August 29, 2015
How to Buy A Home, Step 6 – Funding
There are three main ways to buy a home:
- Credit (mortgage)
Most homes are purchased with a mortgage. A mortgage is a note to the bank promising to repay the loan in exchange for title to the property (in case you don’t fully repay, they’ll take your property and you’ll forfeit all payments made).
In many states, a third-party trustee is appointed to hold the title to the property, keeping it protected until all parties agree on who will receive it, and when, and under what terms. Alternatively, some states allow the mortgagee (borrower) to hold the title unless he fails to repay the mortgage, when it defaults to the bank (mortgagor).
Mortgages come in many varieties. Adjustable Rate Mortgages (ARMs) allow for variation in the annual percentage rate (APR) of the mortgage, up to a preset maximum per year and a maximum variation over the life of the loan. An ARM is great if you plan on making a sizable down payment greater than 20% and only plan on being in the home for a few years, less than 5, usually. Most ARMs are able to be refinanced, in case mortgage rates drop enough to make a lower payment part of your permanent financial picture.
Typically, a drop in mortgage rates of 1% or more make for great refinancing terms, unless you have a ton of equity in the home, in which case you will want to be careful: refinancing could begin another 30-year term.
If you refinance with more than 20% equity in your home, make sure your mortgage does not include PMI (Private Mortgage Insurance), a premium assessed to lower-equity borrowers to cover the increased risk the bank is assuming when lending to a borrower with a lower down payment. Also, refinancing from a 30-year mortgage to a 15-year mortgage when you have a large chunk of equity makes the most sense, as long as you can still make the payments as required.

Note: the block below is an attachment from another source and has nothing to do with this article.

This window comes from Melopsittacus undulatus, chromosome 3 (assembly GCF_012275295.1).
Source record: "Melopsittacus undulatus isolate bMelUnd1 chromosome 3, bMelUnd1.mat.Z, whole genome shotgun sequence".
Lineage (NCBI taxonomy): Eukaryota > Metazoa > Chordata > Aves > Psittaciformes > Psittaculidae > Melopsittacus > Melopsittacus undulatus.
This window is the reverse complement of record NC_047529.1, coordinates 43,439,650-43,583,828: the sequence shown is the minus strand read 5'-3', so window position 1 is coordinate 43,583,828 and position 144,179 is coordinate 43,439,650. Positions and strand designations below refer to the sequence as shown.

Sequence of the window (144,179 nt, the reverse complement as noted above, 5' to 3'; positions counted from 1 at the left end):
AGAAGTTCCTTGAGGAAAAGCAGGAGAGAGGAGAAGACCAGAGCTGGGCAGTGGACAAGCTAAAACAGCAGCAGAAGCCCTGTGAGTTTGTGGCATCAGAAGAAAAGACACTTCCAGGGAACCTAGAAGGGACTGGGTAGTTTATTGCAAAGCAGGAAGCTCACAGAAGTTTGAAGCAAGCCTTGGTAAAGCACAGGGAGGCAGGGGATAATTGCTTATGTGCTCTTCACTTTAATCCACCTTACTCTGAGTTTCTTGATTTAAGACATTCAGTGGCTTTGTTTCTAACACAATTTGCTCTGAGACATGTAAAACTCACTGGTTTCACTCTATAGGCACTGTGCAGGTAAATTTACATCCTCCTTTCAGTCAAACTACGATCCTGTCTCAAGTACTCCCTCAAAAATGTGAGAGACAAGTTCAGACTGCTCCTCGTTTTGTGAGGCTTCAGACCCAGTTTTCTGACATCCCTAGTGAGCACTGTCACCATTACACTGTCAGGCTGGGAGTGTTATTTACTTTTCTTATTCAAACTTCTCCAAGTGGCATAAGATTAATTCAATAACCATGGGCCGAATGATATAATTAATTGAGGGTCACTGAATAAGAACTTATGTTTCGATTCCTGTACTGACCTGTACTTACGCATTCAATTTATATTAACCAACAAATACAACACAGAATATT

Fixed Rate Mortgages (FRMs) are the most commonly used mortgage. A fixed APR is set for the life of the loan, making payments the same over the life of the loan. Even though the interest rate is set on this type of mortgage, several factors can cause the payment to increase:
- Increased property taxes
- Increased insurance premiums
- Escrow shortage
Escrow is an account opened by the mortgage company to collect and pay for items like property taxes and property insurance. They typically require two full months’ reserves, and are reviewed for shortage/surplus once a year. Adjustments are usually required to be corrected within 30 days, and can be corrected by making an additional payment to cover the shortage or by allowing your monthly payment to increase.
When possible, I recommend making up the difference immediately to keep your monthly payments the same, allowing you to continue executing your financial plan with minimal long-term disruption. This payment is usually not more than $100, so making up the difference is pretty easy for most people.
Deals financed with a mortgage require about three times the amount of paperwork, but only add about 30 minutes to the closing process (next post).
You can also buy a home with cash. The cash used to purchase real estate can be sourced from long-term investments such as 401(k) funds (though I don’t recommend cashing your retirement for a home), savings and CD accounts, stock and other equity holdings, or by selling other real estate or goods.
Part of the cash can be a gift as defined by the IRS, which makes for more paperwork but in the case your family wants to help you with your purchase, it’s worth a few extra signatures to receive the help (assuming it is actually a gift and you don’t have to repay the amount).
In the event you are buying a property with no liens or encumbrances (such as mortgages, second mortgages, etc), you may be able to trade goods and or services for the real estate.
Imagine you just sold your boat dealership in Miami and are ready to retire. The buyer of your business wanted the property where your business was located but not the inventory, and all your “going out of business” sales didn’t fully liquidate your inventory and you’re left with a couple dozen boats. If the seller is willing to trade (and there aren’t any banks involved- they tend to make things more muddy than necessary) the real estate for your boats, all is good. What’s to stop two reasonable people from making a trade of like value? As long as you are following the law, everything is good to go.
Deals can be made in much more creative ways, but these are the three most common ways of funding a real estate purchase.
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Up Next: Closing the deal on your next home purchase
Catch the whole series here.
(image courtesy of flickr user gotcredit)